5 Critical Aspects of Finance KPI’s
By Clinton Jones on August 26, 2015
In general, key performance indicators are accepted as a reasonable way to create a baseline for measuring business performance. KPI’s are used to track the efficiency and effectiveness of a particular division, operation or business unit, and an important aspect of any performance management and measurement system.
Business vs operations needs
While your business may track its relative performance based on gross margin, net profit, accounts receivable aging and assets to liabilities ratio, (leveraging or current ratio) KPI’s may be completely different for a business unit. KPI’s should be established to indicate whether the finance department is on-track with servicing the needs of the business, not simply measures for the sake of measurement. Start by considering what the purpose of the finance function is for the business and what its core objectives should be. Depending on whether your finance operations are all in-house, outsourced or a hybrid model will determine the KPI’s that you use, but here are a couple that you might consider for your finance operations scorecard.
All good things come in threes and the three classes of KPI’s that you might want to consider are:
- Critical – outcome based and important to the executive
- Key – measures of business practices that help to support operations such as degree of automation
- General – measures that finance operations consider important.
Since KPI’s are really just a score on a scoreboard, they shouldn’t be interpreted as a complete view of the operation, but they should tie in directly to business objectives. Changing the results in the KPI’s should have a meaningful impact on the business objectives and performance.
KPI’s should evolve as the business changes and as the role of the finance organization evolves in the business. You might consider moving the focus of the finance function from transaction ‘reporting’ to focusing on being more strategic and valuable to the business.
There are several types of finance KPIs to consider, that fall into three categories:
Input – leading indicators that are measured quantitatively and often statistically, input KPI resources used to generate business results such as staffing headcount, sales orders, manual journals and master records.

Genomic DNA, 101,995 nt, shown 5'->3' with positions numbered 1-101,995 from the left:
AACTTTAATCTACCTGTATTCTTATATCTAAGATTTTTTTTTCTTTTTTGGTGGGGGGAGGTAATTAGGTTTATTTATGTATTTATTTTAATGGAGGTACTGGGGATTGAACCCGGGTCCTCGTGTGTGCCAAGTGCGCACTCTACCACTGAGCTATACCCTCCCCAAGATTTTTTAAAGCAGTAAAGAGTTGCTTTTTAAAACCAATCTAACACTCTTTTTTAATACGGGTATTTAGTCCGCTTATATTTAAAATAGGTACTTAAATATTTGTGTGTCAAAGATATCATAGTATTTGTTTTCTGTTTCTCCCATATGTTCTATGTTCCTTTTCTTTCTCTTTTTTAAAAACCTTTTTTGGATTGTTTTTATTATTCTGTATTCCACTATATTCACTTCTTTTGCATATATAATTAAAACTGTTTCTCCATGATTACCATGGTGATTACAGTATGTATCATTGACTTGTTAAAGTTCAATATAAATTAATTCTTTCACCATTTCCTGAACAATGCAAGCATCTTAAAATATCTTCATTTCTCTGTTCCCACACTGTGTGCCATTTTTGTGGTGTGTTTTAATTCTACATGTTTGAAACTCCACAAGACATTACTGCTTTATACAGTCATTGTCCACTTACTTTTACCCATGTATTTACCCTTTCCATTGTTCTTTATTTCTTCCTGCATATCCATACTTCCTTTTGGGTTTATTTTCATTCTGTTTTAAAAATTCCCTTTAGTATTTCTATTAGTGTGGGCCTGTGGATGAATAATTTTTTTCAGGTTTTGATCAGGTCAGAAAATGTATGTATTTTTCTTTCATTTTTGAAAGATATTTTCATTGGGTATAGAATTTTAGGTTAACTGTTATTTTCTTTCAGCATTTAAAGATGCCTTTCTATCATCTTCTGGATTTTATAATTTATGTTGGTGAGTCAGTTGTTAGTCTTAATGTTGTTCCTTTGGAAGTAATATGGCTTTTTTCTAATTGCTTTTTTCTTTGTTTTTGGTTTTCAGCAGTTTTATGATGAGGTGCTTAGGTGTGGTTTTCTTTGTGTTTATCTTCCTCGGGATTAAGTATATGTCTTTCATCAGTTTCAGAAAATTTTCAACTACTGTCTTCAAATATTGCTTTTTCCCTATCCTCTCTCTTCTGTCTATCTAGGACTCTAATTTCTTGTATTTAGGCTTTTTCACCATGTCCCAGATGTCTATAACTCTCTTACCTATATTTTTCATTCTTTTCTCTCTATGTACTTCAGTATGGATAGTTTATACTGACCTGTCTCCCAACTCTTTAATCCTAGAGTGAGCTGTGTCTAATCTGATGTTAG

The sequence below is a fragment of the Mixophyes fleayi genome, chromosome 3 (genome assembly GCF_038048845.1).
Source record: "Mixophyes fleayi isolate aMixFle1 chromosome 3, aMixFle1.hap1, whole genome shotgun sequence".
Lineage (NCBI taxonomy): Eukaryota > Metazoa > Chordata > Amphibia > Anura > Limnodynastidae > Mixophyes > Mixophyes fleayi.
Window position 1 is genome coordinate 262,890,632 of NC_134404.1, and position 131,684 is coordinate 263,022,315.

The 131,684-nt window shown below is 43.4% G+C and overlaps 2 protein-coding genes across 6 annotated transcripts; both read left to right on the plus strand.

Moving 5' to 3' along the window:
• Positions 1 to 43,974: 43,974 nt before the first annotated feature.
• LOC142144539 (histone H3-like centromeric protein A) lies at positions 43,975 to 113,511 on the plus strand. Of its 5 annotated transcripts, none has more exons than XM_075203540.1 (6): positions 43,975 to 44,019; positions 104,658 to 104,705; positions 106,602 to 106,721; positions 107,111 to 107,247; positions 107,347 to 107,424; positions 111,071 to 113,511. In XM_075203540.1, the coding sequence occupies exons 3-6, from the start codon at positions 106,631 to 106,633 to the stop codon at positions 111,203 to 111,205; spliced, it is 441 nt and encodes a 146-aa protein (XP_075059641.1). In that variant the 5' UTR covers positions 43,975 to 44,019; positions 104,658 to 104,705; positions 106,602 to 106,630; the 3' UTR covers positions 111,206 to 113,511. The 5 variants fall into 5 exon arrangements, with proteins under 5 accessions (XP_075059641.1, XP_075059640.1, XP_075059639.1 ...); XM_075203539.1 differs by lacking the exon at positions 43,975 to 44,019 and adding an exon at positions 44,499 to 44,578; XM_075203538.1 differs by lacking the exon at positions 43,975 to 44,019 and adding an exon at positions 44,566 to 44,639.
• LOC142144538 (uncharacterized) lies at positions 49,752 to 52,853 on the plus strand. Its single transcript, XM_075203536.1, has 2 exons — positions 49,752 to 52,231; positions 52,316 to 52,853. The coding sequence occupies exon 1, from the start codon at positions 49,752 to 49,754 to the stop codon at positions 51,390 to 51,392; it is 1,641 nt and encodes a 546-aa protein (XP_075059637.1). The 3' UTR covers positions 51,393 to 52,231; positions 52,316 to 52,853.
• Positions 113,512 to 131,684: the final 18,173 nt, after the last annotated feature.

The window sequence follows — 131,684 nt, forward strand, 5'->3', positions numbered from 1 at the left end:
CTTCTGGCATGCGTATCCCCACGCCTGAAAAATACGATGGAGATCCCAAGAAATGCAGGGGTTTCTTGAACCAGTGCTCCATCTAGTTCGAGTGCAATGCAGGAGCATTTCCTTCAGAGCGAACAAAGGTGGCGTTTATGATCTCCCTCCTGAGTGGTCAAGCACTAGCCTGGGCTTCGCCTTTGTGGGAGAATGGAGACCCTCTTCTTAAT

Process – measures the effectiveness of operations and used to determine whether operations are achieving goals and targets on time and against a schedule. For example, you might look at the time taken to process sales orders per sales order, time taken to prepare and post journals and time taken to enrich, review, prepare and create or update master records.
Output – speaks to the overall results, measuring the financial and non financial results of finance operations activity. This might analyze costs and penalties incurred or avoided or data reworked, as processing results – these indicators measure the success, quality and effectiveness of the finance operations, in relation to previously defined goals.
Reporting frequency monthly should be ideal in order to focus on the significance of trends with periodic smoothing recognized as how finance operations work. Doing this any more frequently can lead to trends that are too granular or less meaningful. For example, spikes at month start and end might be considered abnormal or normal depending on the nature of the finance operations group. Annual summaries of activity may be less useful because after twelve months of review, you can’t meaningfully impact things, and the horse has bolted so to speak.
Best in class
We’ve mentioned this before, but it is worth restating that any KPI’s you choose should have two basic goals:
- Inform – KPI’s should be useful to management and employees in terms of operational efficiency and effectiveness of the finance function
- Impact – a review of the KPI’s should help you understand if you can effectively move the needle of measure on anything and what impact that might have on the end result.
Comparing your finance KPI’s against other organizations in your area may be useful, particularly if you compare similar sized organizations in similar industry segments. Consider selecting companies that can influence meaningful outcomes for your business.
Winshuttle customers have indicated that first-time correct processing of master and transactional data is an important KPI. This is because any errors found in processing master data or transactional data will negatively impact not only business activities and decision making, but also the efficiency and effectiveness of back office operations. For example, a sales order, that is miskeyed at order entry time and mis-shipped in response to the order entry becomes more expensive to address when the error is only discovered at billing or collections time.
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About the author
Clinton Jones is a Director for Finance Solutions Management at Winshuttle where he has worked since 2009. He is internationally experienced having worked on finance technologies and business process with a particular focus on integrated business solutions in Europe, the Middle East, Africa and North America. Clinton serves as a technical consultant on technology and quality management as it relates to data and process management and governance for finance organizations globally. Prior to Winshuttle he served as a Technical Quality Manager at SAP and with Microsoft in their Global Foundation Services group.
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